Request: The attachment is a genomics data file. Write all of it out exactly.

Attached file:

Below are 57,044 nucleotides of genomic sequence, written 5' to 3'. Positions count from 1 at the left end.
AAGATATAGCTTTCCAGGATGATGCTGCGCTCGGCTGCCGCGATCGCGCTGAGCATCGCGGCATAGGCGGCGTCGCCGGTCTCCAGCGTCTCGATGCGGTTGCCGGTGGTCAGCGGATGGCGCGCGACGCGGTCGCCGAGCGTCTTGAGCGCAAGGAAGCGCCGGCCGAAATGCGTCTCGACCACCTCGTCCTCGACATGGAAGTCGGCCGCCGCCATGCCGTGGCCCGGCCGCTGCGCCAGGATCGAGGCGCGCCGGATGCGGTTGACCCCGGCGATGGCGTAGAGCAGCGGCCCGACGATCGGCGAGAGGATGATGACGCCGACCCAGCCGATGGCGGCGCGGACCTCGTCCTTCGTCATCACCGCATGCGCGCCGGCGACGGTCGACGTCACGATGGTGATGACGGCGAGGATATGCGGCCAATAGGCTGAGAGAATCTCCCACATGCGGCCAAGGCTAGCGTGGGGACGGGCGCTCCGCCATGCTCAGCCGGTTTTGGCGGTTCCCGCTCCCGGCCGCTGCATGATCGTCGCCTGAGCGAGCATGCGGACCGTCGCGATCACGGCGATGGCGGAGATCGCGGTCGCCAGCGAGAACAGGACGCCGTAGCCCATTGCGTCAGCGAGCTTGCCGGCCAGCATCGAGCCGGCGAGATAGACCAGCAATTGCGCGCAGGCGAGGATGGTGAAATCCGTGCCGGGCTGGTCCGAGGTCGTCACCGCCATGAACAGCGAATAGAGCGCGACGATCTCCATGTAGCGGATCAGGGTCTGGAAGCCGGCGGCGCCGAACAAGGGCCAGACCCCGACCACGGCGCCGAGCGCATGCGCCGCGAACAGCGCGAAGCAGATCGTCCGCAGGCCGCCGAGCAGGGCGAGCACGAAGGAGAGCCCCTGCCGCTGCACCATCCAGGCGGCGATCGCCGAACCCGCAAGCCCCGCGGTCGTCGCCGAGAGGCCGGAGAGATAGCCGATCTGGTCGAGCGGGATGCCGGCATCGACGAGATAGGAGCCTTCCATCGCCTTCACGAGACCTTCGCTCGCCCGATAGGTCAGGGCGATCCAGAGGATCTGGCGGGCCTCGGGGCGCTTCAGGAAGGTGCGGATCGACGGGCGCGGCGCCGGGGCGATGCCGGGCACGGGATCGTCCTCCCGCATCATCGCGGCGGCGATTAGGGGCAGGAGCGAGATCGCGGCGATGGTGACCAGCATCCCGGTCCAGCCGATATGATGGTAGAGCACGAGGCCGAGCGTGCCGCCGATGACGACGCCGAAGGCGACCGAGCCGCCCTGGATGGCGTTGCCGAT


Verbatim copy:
Below are 57,044 nucleotides of genomic sequence, written 5' to 3'. Positions count from 1 at the left end.
AAGATATAGCTTTCCAGGATGATGCTGCGCTCGGCTGCCGCGATCGCGCTGAGCATCGCGGCATAGGCGGCGTCGCCGGTCTCCAGCGTCTCGATGCGGTTGCCGGTGGTCAGCGGATGGCGCGCGACGCGGTCGCCGAGCGTCTTGAGCGCAAGGAAGCGCCGGCCGAAATGCGTCTCGACCACCTCGTCCTCGACATGGAAGTCGGCCGCCGCCATGCCGTGGCCCGGCCGCTGCGCCAGGATCGAGGCGCGCCGGATGCGGTTGACCCCGGCGATGGCGTAGAGCAGCGGCCCGACGATCGGCGAGAGGATGATGACGCCGACCCAGCCGATGGCGGCGCGGACCTCGTCCTTCGTCATCACCGCATGCGCGCCGGCGACGGTCGACGTCACGATGGTGATGACGGCGAGGATATGCGGCCAATAGGCTGAGAGAATCTCCCACATGCGGCCAAGGCTAGCGTGGGGACGGGCGCTCCGCCATGCTCAGCCGGTTTTGGCGGTTCCCGCTCCCGGCCGCTGCATGATCGTCGCCTGAGCGAGCATGCGGACCGTCGCGATCACGGCGATGGCGGAGATCGCGGTCGCCAGCGAGAACAGGACGCCGTAGCCCATTGCGTCAGCGAGCTTGCCGGCCAGCATCGAGCCGGCGAGATAGACCAGCAATTGCGCGCAGGCGAGGATGGTGAAATCCGTGCCGGGCTGGTCCGAGGTCGTCACCGCCATGAACAGCGAATAGAGCGCGACGATCTCCATGTAGCGGATCAGGGTCTGGAAGCCGGCGGCGCCGAACAAGGGCCAGACCCCGACCACGGCGCCGAGCGCATGCGCCGCGAACAGCGCGAAGCAGATCGTCCGCAGGCCGCCGAGCAGGGCGAGCACGAAGGAGAGCCCCTGCCGCTGCACCATCCAGGCGGCGATCGCCGAACCCGCAAGCCCCGCGGTCGTCGCCGAGAGGCCGGAGAGATAGCCGATCTGGTCGAGCGGGATGCCGGCATCGACGAGATAGGAGCCTTCCATCGCCTTCACGAGACCTTCGCTCGCCCGATAGGTCAGGGCGATCCAGAGGATCTGGCGGGCCTCGGGGCGCTTCAGGAAGGTGCGGATCGACGGGCGCGGCGCCGGGGCGATGCCGGGCACGGGATCGTCCTCCCGCATCATCGCGGCGGCGATTAGGGGCAGGAGCGAGATCGCGGCGATGGTGACCAGCATCCCGGTCCAGCCGATATGATGGTAGAGCACGAGGCCGAGCGTGCCGCCGATGACGACGCCGAAGGCGACCGAGCCGCCCTGGATGGCGTTGCCGAT